Another not-so-recommended course of action was to suck it up and drive on. I was only a mile from my halfway point, and the purpose was to dig deep, so on I drove.

Sustained physical exertion can take you to a place runners rave about, the endorphin high. But there's a place beyond that, when the endorphins run out, where something else takes over. In my experience it's a mad juxtaposition of agony and out of body experience. The stress of effort, the ache and hurt and pounding heart and rasping breath are immediate, in your face, unavoidable. At the same time some part of me -- perhaps what Kipling called the will -- stands alongside the suffering carcass and makes it possible to endure. It's a majestic and terrifying admixture.

In the home stretch, the last mile, hypocapnia had my fingers and lips tingling and I began to see stars. Time began to do goofy things. Each step took an eternity and no time at all. The last mile took forever and an instant.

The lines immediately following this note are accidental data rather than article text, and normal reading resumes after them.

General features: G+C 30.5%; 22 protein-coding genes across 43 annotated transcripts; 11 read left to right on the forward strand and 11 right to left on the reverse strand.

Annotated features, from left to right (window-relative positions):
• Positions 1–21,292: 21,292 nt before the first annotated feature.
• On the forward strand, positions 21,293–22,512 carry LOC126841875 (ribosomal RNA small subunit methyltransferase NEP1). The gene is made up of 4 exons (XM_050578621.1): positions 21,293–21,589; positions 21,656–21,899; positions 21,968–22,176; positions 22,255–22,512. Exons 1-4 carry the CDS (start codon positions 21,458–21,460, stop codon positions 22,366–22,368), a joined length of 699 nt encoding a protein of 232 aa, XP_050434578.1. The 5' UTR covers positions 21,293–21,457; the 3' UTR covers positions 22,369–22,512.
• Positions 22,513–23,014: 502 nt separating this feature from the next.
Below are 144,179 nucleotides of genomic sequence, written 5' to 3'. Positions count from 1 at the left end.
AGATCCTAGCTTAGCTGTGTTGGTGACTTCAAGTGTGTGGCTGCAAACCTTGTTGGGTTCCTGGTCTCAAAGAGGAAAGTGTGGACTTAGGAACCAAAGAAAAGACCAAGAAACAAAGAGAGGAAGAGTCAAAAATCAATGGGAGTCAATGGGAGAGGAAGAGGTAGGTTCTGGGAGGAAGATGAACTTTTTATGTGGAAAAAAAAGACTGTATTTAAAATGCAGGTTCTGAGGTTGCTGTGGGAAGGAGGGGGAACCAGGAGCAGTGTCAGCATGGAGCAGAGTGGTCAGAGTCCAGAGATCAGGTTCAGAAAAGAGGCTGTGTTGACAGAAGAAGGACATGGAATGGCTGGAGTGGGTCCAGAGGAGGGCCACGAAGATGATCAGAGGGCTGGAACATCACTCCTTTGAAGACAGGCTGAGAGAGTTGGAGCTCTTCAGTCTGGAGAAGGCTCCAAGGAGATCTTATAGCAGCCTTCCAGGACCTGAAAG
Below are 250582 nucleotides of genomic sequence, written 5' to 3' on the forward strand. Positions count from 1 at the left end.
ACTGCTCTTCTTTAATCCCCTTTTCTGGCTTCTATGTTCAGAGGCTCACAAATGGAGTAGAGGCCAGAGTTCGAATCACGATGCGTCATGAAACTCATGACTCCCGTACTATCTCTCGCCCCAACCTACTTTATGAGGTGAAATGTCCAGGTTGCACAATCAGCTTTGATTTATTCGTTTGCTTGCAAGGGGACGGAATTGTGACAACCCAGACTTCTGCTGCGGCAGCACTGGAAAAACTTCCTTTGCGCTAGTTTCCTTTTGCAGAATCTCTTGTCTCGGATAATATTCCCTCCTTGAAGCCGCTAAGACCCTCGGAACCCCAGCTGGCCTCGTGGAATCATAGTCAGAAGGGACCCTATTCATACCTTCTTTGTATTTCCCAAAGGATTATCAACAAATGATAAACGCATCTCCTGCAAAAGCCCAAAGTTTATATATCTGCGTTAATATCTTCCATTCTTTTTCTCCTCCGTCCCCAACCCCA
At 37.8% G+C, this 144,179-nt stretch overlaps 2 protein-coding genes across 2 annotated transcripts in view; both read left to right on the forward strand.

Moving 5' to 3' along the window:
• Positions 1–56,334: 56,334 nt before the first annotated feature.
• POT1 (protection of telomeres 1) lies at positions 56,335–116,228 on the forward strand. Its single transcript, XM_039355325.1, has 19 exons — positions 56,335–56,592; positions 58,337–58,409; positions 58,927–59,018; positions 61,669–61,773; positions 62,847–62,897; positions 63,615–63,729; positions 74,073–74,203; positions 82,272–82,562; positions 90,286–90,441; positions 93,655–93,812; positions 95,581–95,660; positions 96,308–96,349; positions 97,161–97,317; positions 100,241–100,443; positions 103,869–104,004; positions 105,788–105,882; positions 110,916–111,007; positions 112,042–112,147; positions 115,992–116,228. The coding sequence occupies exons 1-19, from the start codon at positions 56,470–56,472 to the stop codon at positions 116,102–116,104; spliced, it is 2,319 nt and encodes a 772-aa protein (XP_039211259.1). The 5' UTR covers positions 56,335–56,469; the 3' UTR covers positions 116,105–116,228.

At the end I blew (?!?) right past my pickup and added a half-mile of cool down. Back at the pickup I leaned against the warm metal and felt waves of lightheadedness wash over me as my breathing slowly normalized and my heart rate came back down.

As always in the past, I realized that while I was drained and worn out, I was really nowhere near my limit. Weak and shaky and sore and badly dehydrated, yes, but a long, long way from collapse.

The piper would have to be paid, of course. Clinical dehydration takes fluids and electrolytes and time to overcome. My oral rehydration recipe: two tablespoons honey, one-half teaspoon salt, one liter of water. Agitate, drink, rinse, lather, repeat. A couple of aspirin and a couple of 500 mg tylenol are helpful, too.